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“Late-onset” ADHD symptoms in young adulthood: is this the same as child-onset ADHD?

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Lucy Riglin, Robyn E Wootton, Lucy Livingston, Jessica Agnew-blais, Louise Arseneault, Rachel Blakey, Sharifah Shameem Agha, Kate Langley, Stephan Collishaw, Michael C. O'Donovan, George Davey Smith, Evie Stergiakouli, Kate Tilling, Anita Thapar

Original languageEnglish
JournalJournal of Attention Disorders
Accepted/In press14 Nov 2021

King's Authors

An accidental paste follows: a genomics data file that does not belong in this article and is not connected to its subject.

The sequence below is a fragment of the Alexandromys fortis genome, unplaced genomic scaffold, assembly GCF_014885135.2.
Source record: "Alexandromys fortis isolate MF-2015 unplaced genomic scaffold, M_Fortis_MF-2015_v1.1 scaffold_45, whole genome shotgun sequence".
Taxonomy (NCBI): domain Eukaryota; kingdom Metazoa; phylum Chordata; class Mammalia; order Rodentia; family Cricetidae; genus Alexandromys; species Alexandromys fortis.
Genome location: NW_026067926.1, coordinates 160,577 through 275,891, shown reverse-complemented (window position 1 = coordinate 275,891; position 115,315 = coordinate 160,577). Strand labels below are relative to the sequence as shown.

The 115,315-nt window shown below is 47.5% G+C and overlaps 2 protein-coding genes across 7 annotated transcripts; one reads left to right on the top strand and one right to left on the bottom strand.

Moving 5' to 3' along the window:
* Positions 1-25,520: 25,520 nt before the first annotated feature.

Objective: We investigated whether “late-onset” ADHD that emerges in adolescence/adulthood is similar in risk factor profile to: 1) child-onset ADHD, but emerges later because of scaffolding/compensation from childhood resources; and 2) depression, because it typically onsets in adolescence/adulthood and shows symptom and genetic overlaps with ADHD. Methods: We examined associations between late-onset ADHD and ADHD risk factors, cognitive tasks, childhood resources and depression risk factors in a population-based cohort follow-up to age 25 years (N=4224-9764). Results: Parent-rated late-onset ADHD was like child-onset persistent ADHD in associations with ADHD polygenic risk scores and cognitive task performance, although self-rated late-onset ADHD was not. Late-onset ADHD was associated with higher levels of childhood resources than child-onset ADHD and did not show strong evidence of association with depression risk factors. Conclusions: Late-onset ADHD shares characteristics with child-onset ADHD when parent-rated, but differences for self-reports require investigation. Childhood resources may delay the onset of ADHD.

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